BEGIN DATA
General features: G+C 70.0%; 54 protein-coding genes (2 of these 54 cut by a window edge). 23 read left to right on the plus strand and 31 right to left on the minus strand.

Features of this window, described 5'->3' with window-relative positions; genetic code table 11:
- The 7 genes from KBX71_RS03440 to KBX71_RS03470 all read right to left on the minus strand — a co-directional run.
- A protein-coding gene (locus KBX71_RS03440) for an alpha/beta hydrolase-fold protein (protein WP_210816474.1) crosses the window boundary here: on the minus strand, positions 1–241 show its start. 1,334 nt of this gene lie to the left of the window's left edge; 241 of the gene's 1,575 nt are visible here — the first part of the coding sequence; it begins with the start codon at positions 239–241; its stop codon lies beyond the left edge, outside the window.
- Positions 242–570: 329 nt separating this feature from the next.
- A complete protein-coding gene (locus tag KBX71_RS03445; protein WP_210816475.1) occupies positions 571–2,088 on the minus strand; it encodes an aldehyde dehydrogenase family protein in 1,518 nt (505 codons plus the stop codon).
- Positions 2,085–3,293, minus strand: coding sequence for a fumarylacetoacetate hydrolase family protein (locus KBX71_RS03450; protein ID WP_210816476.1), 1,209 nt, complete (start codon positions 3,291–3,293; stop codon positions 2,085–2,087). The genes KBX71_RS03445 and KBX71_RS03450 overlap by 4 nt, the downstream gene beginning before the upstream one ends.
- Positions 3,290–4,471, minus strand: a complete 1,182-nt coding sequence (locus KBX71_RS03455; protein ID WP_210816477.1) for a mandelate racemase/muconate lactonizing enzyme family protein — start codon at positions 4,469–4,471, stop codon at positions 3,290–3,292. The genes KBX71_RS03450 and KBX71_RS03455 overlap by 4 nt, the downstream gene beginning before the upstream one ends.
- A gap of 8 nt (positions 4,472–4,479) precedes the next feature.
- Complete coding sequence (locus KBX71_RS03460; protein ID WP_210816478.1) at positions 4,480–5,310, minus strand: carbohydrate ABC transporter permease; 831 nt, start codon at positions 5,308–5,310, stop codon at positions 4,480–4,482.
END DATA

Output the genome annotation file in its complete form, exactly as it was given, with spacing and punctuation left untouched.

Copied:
General features: G+C 70.0%; 54 protein-coding genes (2 of these 54 cut by a window edge). 23 read left to right on the plus strand and 31 right to left on the minus strand.

Features of this window, described 5'->3' with window-relative positions; genetic code table 11:
- The 7 genes from KBX71_RS03440 to KBX71_RS03470 all read right to left on the minus strand — a co-directional run.
- A protein-coding gene (locus KBX71_RS03440) for an alpha/beta hydrolase-fold protein (protein WP_210816474.1) crosses the window boundary here: on the minus strand, positions 1–241 show its start. 1,334 nt of this gene lie to the left of the window's left edge; 241 of the gene's 1,575 nt are visible here — the first part of the coding sequence; it begins with the start codon at positions 239–241; its stop codon lies beyond the left edge, outside the window.
- Positions 242–570: 329 nt separating this feature from the next.
- A complete protein-coding gene (locus tag KBX71_RS03445; protein WP_210816475.1) occupies positions 571–2,088 on the minus strand; it encodes an aldehyde dehydrogenase family protein in 1,518 nt (505 codons plus the stop codon).
- Positions 2,085–3,293, minus strand: coding sequence for a fumarylacetoacetate hydrolase family protein (locus KBX71_RS03450; protein ID WP_210816476.1), 1,209 nt, complete (start codon positions 3,291–3,293; stop codon positions 2,085–2,087). The genes KBX71_RS03445 and KBX71_RS03450 overlap by 4 nt, the downstream gene beginning before the upstream one ends.
- Positions 3,290–4,471, minus strand: a complete 1,182-nt coding sequence (locus KBX71_RS03455; protein ID WP_210816477.1) for a mandelate racemase/muconate lactonizing enzyme family protein — start codon at positions 4,469–4,471, stop codon at positions 3,290–3,292. The genes KBX71_RS03450 and KBX71_RS03455 overlap by 4 nt, the downstream gene beginning before the upstream one ends.
- A gap of 8 nt (positions 4,472–4,479) precedes the next feature.
- Complete coding sequence (locus KBX71_RS03460; protein ID WP_210816478.1) at positions 4,480–5,310, minus strand: carbohydrate ABC transporter permease; 831 nt, start codon at positions 5,308–5,310, stop codon at positions 4,480–4,482.